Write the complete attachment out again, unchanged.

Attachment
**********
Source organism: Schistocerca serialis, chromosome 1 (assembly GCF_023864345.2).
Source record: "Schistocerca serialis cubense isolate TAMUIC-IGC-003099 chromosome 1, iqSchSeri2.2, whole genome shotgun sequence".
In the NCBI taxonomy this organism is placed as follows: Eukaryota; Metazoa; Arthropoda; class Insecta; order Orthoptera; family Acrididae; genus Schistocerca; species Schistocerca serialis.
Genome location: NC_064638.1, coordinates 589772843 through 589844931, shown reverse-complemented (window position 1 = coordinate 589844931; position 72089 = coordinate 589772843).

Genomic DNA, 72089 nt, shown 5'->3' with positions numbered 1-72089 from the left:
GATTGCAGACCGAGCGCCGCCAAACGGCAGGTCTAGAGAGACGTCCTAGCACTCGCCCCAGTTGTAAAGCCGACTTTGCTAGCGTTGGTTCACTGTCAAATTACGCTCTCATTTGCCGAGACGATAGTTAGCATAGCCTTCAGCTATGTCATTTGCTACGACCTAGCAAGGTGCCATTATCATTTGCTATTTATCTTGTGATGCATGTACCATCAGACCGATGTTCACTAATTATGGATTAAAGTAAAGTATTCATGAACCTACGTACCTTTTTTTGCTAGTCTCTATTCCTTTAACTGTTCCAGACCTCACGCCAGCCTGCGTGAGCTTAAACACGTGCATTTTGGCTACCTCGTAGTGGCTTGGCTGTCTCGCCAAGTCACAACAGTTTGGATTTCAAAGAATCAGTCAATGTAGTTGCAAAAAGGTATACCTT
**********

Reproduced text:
Source organism: Schistocerca serialis, chromosome 1 (assembly GCF_023864345.2).
Source record: "Schistocerca serialis cubense isolate TAMUIC-IGC-003099 chromosome 1, iqSchSeri2.2, whole genome shotgun sequence".
In the NCBI taxonomy this organism is placed as follows: Eukaryota; Metazoa; Arthropoda; class Insecta; order Orthoptera; family Acrididae; genus Schistocerca; species Schistocerca serialis.
Genome location: NC_064638.1, coordinates 589772843 through 589844931, shown reverse-complemented (window position 1 = coordinate 589844931; position 72089 = coordinate 589772843).

Genomic DNA, 72089 nt, shown 5'->3' with positions numbered 1-72089 from the left:
GATTGCAGACCGAGCGCCGCCAAACGGCAGGTCTAGAGAGACGTCCTAGCACTCGCCCCAGTTGTAAAGCCGACTTTGCTAGCGTTGGTTCACTGTCAAATTACGCTCTCATTTGCCGAGACGATAGTTAGCATAGCCTTCAGCTATGTCATTTGCTACGACCTAGCAAGGTGCCATTATCATTTGCTATTTATCTTGTGATGCATGTACCATCAGACCGATGTTCACTAATTATGGATTAAAGTAAAGTATTCATGAACCTACGTACCTTTTTTTGCTAGTCTCTATTCCTTTAACTGTTCCAGACCTCACGCCAGCCTGCGTGAGCTTAAACACGTGCATTTTGGCTACCTCGTAGTGGCTTGGCTGTCTCGCCAAGTCACAACAGTTTGGATTTCAAAGAATCAGTCAATGTAGTTGCAAAAAGGTATACCTT